A trucking company that works closely enough with Amazon to have been accused of being a “joint employer” of drivers to serve the needs of the online retailing titan appears to have secured a $94,000 settlement to end a class action lawsuit brought by a group of its former drivers over alleged unpaid overtime.
On Dec. 19, a Chicago federal judge granted preliminary approval to a settlement deal between a class of drivers, headed by named plaintiffs Theron Bradley and Tommy Jenkins, and shipping and logistics companies Silverstar Ltd. And Gold Standard Transportation Inc.
Under the deal, the plaintiffs’ attorneys, including Alvar Ayala and Christopher J. Williams, of Workers’ Law Office P.C., in Chicago, agreed to accept legal fees of $30,000 for prosecuting the action.
Drivers would then receive awards of between $452 and $2,667 to settle their claims. Bradley and Jenkins would each receive $2,000 more for serving as named plaintiffs. In all, the settlement indicates 134 Silverstar and Gold Standard drivers would qualify to receive some payment from the settlement.
The settlement appears set to end a legal dispute dating back to at least November 2016, when Ayala and Williams brought the suit on behalf of the drivers, alleging the drivers were not paid overtime they were owed under federal and state labor and wage laws.
That lawsuit also named Amazon as a defendant, asserting Amazon exerted enough control over the trucking companies’ operations that, though Amazon didn’t hire the drivers or pay them, the drivers essentially worked for Amazon under the joint employer doctrine.
According to the lawsuit, Silverstar and Gold Standard drivers who handle Amazon deliveries are trained by Amazon staff and report each morning to an Amazon warehouse in Chicago, where Amazon employees give them their days’ deliveries and instructions. The drivers also drove trucks and wore uniforms branded with Amazon’s logo and their performance was tracked and supervised by personnel from Amazon and the trucking companies.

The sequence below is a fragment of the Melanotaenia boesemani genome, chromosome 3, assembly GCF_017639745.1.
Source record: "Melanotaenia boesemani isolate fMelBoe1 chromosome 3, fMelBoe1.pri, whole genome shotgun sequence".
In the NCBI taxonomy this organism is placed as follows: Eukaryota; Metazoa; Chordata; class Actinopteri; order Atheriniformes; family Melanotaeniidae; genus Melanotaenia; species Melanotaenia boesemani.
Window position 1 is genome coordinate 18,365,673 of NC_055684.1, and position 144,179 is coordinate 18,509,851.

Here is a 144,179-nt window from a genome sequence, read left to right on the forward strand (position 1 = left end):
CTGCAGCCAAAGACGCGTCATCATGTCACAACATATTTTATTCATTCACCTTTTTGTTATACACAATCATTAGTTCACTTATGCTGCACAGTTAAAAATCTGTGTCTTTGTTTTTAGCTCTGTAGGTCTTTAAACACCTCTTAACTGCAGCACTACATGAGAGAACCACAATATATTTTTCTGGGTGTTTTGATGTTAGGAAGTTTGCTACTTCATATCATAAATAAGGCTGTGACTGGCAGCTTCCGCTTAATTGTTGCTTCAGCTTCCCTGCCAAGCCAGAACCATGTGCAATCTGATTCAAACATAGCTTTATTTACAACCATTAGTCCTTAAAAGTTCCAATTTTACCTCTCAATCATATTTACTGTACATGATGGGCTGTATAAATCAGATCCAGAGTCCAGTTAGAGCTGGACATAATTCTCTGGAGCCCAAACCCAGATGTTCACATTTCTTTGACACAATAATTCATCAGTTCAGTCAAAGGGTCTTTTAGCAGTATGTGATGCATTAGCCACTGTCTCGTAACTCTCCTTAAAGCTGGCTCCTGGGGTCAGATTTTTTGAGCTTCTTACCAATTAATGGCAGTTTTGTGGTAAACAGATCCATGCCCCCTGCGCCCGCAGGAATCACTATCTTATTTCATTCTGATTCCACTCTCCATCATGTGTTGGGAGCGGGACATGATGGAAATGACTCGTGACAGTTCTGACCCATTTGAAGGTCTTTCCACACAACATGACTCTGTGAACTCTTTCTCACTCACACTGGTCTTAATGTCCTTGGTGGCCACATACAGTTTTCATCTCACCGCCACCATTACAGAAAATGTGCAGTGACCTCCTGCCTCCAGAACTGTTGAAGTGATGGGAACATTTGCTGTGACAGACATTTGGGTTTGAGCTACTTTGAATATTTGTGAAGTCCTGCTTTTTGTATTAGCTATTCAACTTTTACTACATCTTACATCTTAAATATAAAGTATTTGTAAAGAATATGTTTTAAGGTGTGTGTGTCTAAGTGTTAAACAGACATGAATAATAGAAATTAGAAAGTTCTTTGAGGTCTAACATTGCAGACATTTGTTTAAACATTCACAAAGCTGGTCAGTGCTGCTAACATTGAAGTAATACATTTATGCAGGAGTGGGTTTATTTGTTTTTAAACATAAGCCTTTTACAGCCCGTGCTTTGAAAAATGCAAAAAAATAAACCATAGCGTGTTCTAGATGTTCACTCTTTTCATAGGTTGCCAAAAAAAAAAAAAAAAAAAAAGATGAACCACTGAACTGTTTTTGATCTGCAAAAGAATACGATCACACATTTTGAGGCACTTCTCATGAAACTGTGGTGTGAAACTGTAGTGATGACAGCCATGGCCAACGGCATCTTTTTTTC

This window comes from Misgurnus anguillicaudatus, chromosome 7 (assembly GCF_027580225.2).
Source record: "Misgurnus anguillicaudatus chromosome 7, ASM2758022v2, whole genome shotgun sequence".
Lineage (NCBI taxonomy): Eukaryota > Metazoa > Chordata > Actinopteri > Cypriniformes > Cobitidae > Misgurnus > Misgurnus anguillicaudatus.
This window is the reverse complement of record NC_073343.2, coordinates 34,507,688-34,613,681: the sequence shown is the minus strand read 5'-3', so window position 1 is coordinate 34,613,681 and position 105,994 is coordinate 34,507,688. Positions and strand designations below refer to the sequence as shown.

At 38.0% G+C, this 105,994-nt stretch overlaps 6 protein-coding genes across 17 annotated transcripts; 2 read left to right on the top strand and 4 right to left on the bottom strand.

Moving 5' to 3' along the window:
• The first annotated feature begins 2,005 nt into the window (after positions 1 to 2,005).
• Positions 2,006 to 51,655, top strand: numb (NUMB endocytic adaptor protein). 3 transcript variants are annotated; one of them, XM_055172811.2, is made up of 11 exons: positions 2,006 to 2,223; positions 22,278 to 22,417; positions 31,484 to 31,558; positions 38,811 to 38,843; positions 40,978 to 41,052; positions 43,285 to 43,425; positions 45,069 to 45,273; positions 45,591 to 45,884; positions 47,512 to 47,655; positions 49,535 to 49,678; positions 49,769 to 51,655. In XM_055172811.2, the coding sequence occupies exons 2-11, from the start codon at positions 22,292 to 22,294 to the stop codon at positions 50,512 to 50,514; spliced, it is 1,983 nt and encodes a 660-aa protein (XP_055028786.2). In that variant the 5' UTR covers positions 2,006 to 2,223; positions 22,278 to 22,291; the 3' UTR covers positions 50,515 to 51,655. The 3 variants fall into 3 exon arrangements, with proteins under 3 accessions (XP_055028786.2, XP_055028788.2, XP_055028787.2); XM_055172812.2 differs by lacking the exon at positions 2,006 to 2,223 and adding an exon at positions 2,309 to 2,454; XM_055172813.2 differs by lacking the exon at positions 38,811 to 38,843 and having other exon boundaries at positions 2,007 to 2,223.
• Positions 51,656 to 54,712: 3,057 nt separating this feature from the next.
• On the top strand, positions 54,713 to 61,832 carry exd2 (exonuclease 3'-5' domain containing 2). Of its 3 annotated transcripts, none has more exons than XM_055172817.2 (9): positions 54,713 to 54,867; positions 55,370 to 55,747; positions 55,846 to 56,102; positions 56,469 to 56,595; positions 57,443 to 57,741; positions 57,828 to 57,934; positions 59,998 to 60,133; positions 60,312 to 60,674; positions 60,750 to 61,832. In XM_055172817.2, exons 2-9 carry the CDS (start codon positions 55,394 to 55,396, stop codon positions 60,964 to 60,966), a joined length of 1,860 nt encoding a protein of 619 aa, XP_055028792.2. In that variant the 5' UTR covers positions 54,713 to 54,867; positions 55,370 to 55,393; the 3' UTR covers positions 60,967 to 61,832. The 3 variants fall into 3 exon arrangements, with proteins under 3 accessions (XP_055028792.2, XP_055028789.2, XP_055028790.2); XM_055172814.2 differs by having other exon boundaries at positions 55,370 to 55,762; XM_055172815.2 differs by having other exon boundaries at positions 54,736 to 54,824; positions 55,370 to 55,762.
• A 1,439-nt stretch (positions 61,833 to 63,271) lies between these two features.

The lawsuit further alleged Amazon also exerted control over the drivers’ employee evaluations and discipline.
Amazon and the trucking companies denied the joint employer allegations, and continued to dispute them in the settlement documents.
The settlement indicates the payments to the drivers will be paid by the trucking companies, and does not indicate any payment or other concessions from Amazon under the deal.
The parties hammered out the settlement framework during a settlement conference in September, according to a memorandum filed in court explaining the settlement terms.
The lawsuit had come amid a flurry of enforcement actions under the joint employer doctrine promulgated by the National Labor Relations Board under former President Barack Obama, threatening to hold companies accountable under a 2015 decision which had expanded the NLRB’s standard for defining joint employer status.
However, after the election of President Donald Trump, control of the NLRB flipped, and employers and labor groups alike looked for those standards to again be relaxed. The NLRB followed through on those rumblings this month, again requiring joint employers to exercise “direct and immediate control” over workers to be legally responsible for them under the law.
The settlement documents in the Silverstar case do not reference the NLRB’s joint employer standards.
Silverstar and Gold Standard were represented in the action by attorney Harvey Jack Waller, of Waller & Co, of Chicago, and Amazon was defended by attorneys with the firm of Morgan, Lewis & Bockius LLP, of Princeton, N.J., and Chicago.